MAC address only exists in Ethernet networks or something that emulates it.
Ethernet (Level 2) networks are connected with Level 3 devices called routers.
MAC address is only visible inside of one Ethernet network, so anyone on the other side of the router doesn’t know your MAC address.
Both DOCSIS (cable) modem and DSL modem can run in one of two modes:
- Router mode. In this mode it acts as a router (Level 3 device) and your Ethernet traffic (Level 2) never goes to the ISP.
Your PC mac address is not important in this scenario.
- Bridge mode: modem forwards your Ethernet traffic to the ISP and your MAC address may be important here (at least, your ISP may see it)
With DSL you have a modem (either standalone or built into a DSL router)
Your modem connects to your ISP’s device (called DSLAM).
There is a protocol called ATM that runs on top of DSL.
ATM uses VPI and VCI to create a “virtual channel” between your modem and ISP device.
These two numbers (VPI/VCI) are used to “address” a device inside of ISP’s ATM network.
Then, ATM creates a so-called AAL (ATM adaptation layer) to run some protocol on top of it.
- It can run IP directly on top of an ATM. There is no MAC address here and only router mode is supported.
- It can run PPP over ATM (PPPoA): again, no MAC address, much like dialup. PPP runs some protocol to authenticate you (PAP, CHAP or some other). Only router mode is supported.
- It can emulate Ethernet. It is called LANE. It uses a MAC address! In bridge mode your MAC address is important. In router mode it is not.
- It can run PPP over emulated Ethernet (previous case but with PPP on top of it). PPPoE. In bridge mode you run PPP on your PC and MAC address may be important
(sometimes it is not not, if your ISP uses PAP or CHAP to authenticate you). In router mode PPP runs on your modem and PC MAC address is irrelevant.
Most ISPs in my country prefer to run PPP (ether over ATM (PPPoA) or over emulated Ethernet using PPP over Ethernet (PPPoE))
because PPP is a convenient protocol for AAA (accounting authorization authentication)
I’ve seen an ISP that uses PPTP (vpn) over IP over emulated Ethernet. Modem in router mode provides your PC access to the network, and then you run VPN client on your PC.
Again, ISP doesn’t see your PC mac address.
Honestly, I have never seen an ADSL ISP that cares about the MAC address. Usually they are happy with PPP login/password.
With DOCSIS (cable modem) your modem connects to the ISP device named CMTS.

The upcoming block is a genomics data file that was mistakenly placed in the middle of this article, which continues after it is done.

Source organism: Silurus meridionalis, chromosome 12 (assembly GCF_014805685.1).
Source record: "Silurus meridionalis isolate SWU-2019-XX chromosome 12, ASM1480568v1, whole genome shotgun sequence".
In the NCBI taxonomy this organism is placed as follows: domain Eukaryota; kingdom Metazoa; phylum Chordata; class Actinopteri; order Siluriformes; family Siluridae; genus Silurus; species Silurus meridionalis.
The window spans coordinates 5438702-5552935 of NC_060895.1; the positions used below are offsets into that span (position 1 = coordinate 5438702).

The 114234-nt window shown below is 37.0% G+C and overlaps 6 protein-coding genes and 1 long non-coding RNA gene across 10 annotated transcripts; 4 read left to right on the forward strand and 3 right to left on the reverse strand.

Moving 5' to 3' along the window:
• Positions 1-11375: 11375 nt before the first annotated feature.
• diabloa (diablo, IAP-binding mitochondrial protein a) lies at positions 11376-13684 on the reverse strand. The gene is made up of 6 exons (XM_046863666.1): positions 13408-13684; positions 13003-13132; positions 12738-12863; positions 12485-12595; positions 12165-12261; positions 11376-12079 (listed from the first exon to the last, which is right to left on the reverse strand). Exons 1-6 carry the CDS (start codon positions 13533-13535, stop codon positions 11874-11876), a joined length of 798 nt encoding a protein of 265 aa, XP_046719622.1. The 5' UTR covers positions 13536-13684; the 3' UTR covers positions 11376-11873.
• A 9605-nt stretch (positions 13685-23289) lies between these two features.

It then downloads configuration from ISP.
There is no MAC address at this moment.
Then, it switches to the one of the two following modes:
- Bridge mode: modem acts as bridge (ethernet switch). It forwards your Ethernet
frames from your PC, so ISP is aware of your PC mac address.
In most cases it happens when you connect your PC to the Ethernet (RJ45) port on your cable modem.
Almost always the MAC address is important in this case! You must tell your ISP which MAC you are going to use.
Or you can change your NIC’s mac address to the one ISP already knows about.
- Router mode: modem acts as router. It uses its internal MAC address (written
on small white paper on the modem) and then forwards IP packets to your PC.
It happens when you connect your PC to the USB port of your modem.
Most DOCSIS ISPs in my country prefer bridge mode and ask for your MAC address.
But if you connect WiFi router to your modem (so you have two different devices) ISP only sees your router’s mac address, not your PC address.
Remember: mac address never crosses your router because router terminates level 2 (Ethernet) network.
For bridge mode MAC address may be important (but with ADSL chances are high that ISP uses PPP authentication (PAP, CHAP) and doesn’t care about MAC address).
For router mode your MAC address is never important
If you are using a Wifi router then your PC MAC is never important.
Typical setup in my country:
For DSL: Wifi router with DSL modem built into it. It runs some kind of PPP and doesn’t care about your MAC address.
For DOCSIS: Cable modem in bridge mode + Wifi router. You must set your Wifi router MAC address to the one ISP knows about. But your PC MAC is not important.